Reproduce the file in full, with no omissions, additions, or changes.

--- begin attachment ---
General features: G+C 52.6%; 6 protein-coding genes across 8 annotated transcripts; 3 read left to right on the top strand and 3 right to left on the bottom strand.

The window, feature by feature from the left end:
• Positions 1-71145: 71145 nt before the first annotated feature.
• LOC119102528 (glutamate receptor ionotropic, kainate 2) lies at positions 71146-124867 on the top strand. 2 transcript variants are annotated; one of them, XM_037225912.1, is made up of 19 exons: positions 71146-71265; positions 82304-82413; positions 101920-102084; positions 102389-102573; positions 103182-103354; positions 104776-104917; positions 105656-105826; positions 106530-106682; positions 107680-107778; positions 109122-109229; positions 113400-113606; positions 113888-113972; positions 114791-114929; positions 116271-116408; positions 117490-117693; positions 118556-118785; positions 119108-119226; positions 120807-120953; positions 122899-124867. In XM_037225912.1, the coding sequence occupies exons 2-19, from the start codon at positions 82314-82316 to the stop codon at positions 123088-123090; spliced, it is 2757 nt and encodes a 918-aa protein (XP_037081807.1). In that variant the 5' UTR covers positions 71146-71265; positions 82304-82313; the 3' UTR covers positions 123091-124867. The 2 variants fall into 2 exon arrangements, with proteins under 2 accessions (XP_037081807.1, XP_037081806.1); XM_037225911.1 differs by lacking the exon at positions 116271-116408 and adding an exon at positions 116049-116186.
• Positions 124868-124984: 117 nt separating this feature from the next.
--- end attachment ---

General features: G+C 52.6%; 6 protein-coding genes across 8 annotated transcripts; 3 read left to right on the top strand and 3 right to left on the bottom strand.

The window, feature by feature from the left end:
• Positions 1-71145: 71145 nt before the first annotated feature.
• LOC119102528 (glutamate receptor ionotropic, kainate 2) lies at positions 71146-124867 on the top strand. 2 transcript variants are annotated; one of them, XM_037225912.1, is made up of 19 exons: positions 71146-71265; positions 82304-82413; positions 101920-102084; positions 102389-102573; positions 103182-103354; positions 104776-104917; positions 105656-105826; positions 106530-106682; positions 107680-107778; positions 109122-109229; positions 113400-113606; positions 113888-113972; positions 114791-114929; positions 116271-116408; positions 117490-117693; positions 118556-118785; positions 119108-119226; positions 120807-120953; positions 122899-124867. In XM_037225912.1, the coding sequence occupies exons 2-19, from the start codon at positions 82314-82316 to the stop codon at positions 123088-123090; spliced, it is 2757 nt and encodes a 918-aa protein (XP_037081807.1). In that variant the 5' UTR covers positions 71146-71265; positions 82304-82313; the 3' UTR covers positions 123091-124867. The 2 variants fall into 2 exon arrangements, with proteins under 2 accessions (XP_037081807.1, XP_037081806.1); XM_037225911.1 differs by lacking the exon at positions 116271-116408 and adding an exon at positions 116049-116186.
• Positions 124868-124984: 117 nt separating this feature from the next.